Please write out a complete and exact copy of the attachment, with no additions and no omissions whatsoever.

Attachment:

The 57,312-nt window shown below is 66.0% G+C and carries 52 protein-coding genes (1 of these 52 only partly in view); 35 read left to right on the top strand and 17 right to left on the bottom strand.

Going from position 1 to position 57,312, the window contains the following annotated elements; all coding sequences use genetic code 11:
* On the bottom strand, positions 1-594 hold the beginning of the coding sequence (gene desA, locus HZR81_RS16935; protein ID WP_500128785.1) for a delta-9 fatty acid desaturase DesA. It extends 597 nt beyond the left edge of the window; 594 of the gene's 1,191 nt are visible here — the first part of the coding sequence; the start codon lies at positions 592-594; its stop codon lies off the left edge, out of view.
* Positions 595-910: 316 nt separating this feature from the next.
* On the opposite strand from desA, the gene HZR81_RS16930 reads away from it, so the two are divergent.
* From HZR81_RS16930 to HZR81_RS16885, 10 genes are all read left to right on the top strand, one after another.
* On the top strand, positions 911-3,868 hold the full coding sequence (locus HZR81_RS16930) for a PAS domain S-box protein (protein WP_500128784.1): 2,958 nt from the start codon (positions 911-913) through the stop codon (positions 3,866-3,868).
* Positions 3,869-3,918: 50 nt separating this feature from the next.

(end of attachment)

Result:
The 57,312-nt window shown below is 66.0% G+C and carries 52 protein-coding genes (1 of these 52 only partly in view); 35 read left to right on the top strand and 17 right to left on the bottom strand.

Going from position 1 to position 57,312, the window contains the following annotated elements; all coding sequences use genetic code 11:
* On the bottom strand, positions 1-594 hold the beginning of the coding sequence (gene desA, locus HZR81_RS16935; protein ID WP_500128785.1) for a delta-9 fatty acid desaturase DesA. It extends 597 nt beyond the left edge of the window; 594 of the gene's 1,191 nt are visible here — the first part of the coding sequence; the start codon lies at positions 592-594; its stop codon lies off the left edge, out of view.
* Positions 595-910: 316 nt separating this feature from the next.
* On the opposite strand from desA, the gene HZR81_RS16930 reads away from it, so the two are divergent.
* From HZR81_RS16930 to HZR81_RS16885, 10 genes are all read left to right on the top strand, one after another.
* On the top strand, positions 911-3,868 hold the full coding sequence (locus HZR81_RS16930) for a PAS domain S-box protein (protein WP_500128784.1): 2,958 nt from the start codon (positions 911-913) through the stop codon (positions 3,866-3,868).
* Positions 3,869-3,918: 50 nt separating this feature from the next.